Deborah Thomas is leaving Ardent with a $731,000 payout

Deborah Thomas at a private memorial at Dreamworld. Tertius Pickard/Getty Images

Deborah Thomas, who was CEO of Ardent Leisure during the Dreamworld theme park fatal accident last year, is leaving the company.

She goes after two years in the role with a $731,291 payout, about the same as her 12 month average base pay.

Thomas had previously stepped down as CEO and managing director to take an operational role as chief customer officer and chief operating officer.

However, now she will depart on July 1, to be replaced by Simon Kelly, a former Nine network senior executive.

Thomas, a former editor of Cleo and editor in chief at Australian Women’s Weekly, will retain the right to unvested entitlements under a long term incentive plan.

According to the 2016 annual report, Thomas has long term performance rights valued at $336,000.

She will also be paid a consultancy fee of $3,000 a day to provide ongoing support to the CEO, senior management and board of Ardent during the pending Coronial Inquiry into the Dreamworld tragedy.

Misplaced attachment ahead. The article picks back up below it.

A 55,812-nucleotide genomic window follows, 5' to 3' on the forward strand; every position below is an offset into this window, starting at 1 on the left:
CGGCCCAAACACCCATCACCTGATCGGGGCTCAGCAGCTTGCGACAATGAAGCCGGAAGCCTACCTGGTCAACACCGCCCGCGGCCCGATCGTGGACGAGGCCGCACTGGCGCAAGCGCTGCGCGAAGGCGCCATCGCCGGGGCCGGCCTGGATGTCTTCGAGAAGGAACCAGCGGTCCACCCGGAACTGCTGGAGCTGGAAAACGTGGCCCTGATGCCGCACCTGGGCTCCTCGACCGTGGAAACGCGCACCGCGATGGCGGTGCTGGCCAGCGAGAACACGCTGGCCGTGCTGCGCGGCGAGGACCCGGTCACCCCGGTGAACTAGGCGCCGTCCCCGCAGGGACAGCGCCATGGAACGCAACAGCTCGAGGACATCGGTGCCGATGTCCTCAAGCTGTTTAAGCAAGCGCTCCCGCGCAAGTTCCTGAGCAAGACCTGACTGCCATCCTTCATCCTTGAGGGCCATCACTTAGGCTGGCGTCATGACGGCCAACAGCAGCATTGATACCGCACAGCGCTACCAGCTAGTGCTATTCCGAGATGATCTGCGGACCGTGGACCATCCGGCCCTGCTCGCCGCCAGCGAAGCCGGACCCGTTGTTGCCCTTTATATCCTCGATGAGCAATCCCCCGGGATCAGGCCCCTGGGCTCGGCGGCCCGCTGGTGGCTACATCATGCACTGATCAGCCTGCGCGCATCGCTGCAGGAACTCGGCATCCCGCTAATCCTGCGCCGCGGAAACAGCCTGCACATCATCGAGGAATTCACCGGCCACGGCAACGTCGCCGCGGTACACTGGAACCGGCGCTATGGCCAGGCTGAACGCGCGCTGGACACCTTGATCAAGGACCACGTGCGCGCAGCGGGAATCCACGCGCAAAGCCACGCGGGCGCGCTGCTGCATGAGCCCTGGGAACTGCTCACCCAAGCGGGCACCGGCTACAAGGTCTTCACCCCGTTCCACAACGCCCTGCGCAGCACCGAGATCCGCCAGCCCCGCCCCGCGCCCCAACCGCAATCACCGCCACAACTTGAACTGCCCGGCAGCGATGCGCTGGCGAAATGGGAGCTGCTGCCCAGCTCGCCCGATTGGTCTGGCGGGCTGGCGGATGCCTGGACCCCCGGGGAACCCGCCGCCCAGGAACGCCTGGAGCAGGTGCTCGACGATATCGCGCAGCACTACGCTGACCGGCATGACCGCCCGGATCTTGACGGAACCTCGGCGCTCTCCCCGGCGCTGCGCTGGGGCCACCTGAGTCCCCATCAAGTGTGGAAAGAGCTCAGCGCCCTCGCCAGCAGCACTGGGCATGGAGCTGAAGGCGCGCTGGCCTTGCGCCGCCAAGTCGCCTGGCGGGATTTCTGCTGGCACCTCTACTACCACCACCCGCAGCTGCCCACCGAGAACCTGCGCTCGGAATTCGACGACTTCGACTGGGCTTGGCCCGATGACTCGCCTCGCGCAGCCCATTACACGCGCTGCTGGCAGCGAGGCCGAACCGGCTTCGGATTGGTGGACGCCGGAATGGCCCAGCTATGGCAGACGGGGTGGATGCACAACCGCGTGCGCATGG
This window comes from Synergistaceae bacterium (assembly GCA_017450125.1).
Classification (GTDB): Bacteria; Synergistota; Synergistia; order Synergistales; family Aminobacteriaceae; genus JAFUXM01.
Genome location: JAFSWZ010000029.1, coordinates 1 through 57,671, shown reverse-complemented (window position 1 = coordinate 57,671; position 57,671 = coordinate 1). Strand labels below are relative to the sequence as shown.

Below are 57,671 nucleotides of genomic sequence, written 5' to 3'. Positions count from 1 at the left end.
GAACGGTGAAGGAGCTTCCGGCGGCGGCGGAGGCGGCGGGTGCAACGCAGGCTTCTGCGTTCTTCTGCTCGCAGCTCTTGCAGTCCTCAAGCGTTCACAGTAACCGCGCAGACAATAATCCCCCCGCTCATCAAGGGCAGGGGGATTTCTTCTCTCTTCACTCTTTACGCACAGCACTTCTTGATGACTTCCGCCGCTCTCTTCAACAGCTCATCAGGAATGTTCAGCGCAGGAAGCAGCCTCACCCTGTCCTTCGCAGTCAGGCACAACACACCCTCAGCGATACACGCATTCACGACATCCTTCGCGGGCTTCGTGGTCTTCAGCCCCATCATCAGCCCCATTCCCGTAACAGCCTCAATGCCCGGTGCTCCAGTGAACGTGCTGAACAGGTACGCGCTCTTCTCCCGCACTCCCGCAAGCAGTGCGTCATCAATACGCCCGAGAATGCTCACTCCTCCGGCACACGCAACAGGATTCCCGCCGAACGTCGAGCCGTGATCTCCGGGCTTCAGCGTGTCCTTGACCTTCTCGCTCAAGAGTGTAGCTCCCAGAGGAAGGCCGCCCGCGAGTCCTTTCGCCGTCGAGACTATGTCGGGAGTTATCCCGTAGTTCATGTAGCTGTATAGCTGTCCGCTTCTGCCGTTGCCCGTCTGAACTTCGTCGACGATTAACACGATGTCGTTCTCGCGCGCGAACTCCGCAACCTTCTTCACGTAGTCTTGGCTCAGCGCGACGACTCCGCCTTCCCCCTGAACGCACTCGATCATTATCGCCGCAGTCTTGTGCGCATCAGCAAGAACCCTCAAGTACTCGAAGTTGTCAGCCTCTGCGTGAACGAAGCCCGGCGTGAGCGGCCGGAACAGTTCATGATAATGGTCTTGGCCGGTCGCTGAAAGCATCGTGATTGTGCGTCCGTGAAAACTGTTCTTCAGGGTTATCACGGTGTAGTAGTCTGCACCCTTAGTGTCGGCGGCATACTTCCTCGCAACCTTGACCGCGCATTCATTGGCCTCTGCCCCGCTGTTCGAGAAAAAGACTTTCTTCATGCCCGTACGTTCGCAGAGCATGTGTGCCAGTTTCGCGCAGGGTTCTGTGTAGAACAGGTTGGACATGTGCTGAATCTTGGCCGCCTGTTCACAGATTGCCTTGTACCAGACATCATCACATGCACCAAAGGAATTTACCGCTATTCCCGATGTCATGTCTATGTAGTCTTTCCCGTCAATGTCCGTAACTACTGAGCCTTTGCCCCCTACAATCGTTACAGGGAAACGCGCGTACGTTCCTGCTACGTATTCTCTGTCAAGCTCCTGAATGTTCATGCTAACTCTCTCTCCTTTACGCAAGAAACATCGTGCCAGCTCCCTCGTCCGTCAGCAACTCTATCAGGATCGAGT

Four people died in October last year on the Thunder River rapids ride at Dreamworld on the Gold Coast when two rafts collided. The theme park reopened on December 10.

Chairman George Venardos says it is a testament to Thomas’s professionalism and character that she has agreed to provide support to Ardent and the various official bodies preparing for the Coronial Inquiry.

“The Coronial Inquiry is of great importance and priority to Ardent and all of the families, staff, and members of the community impacted by that tragedy, and Deborah will help ensure Ardent gives that process the full attention, focus and resources it rightly deserves,” he says.

Ardent posted a first half loss of $49.4 million, after a $95.2 million write-down on property, plant and equipment, as well as goodwill and costs involving the Dreamworld incident.

Revenue and attendance at the company’s theme parks are gradually improving.

The latest monthly trading for May shows theme parks visitors down 35.8% and unaudited
revenues at $3.9 million, down 35.4%.

“This represents an improvement in both visitation and revenue compared to the Mar/Apr results reported in last month’s trading update,” says the company.

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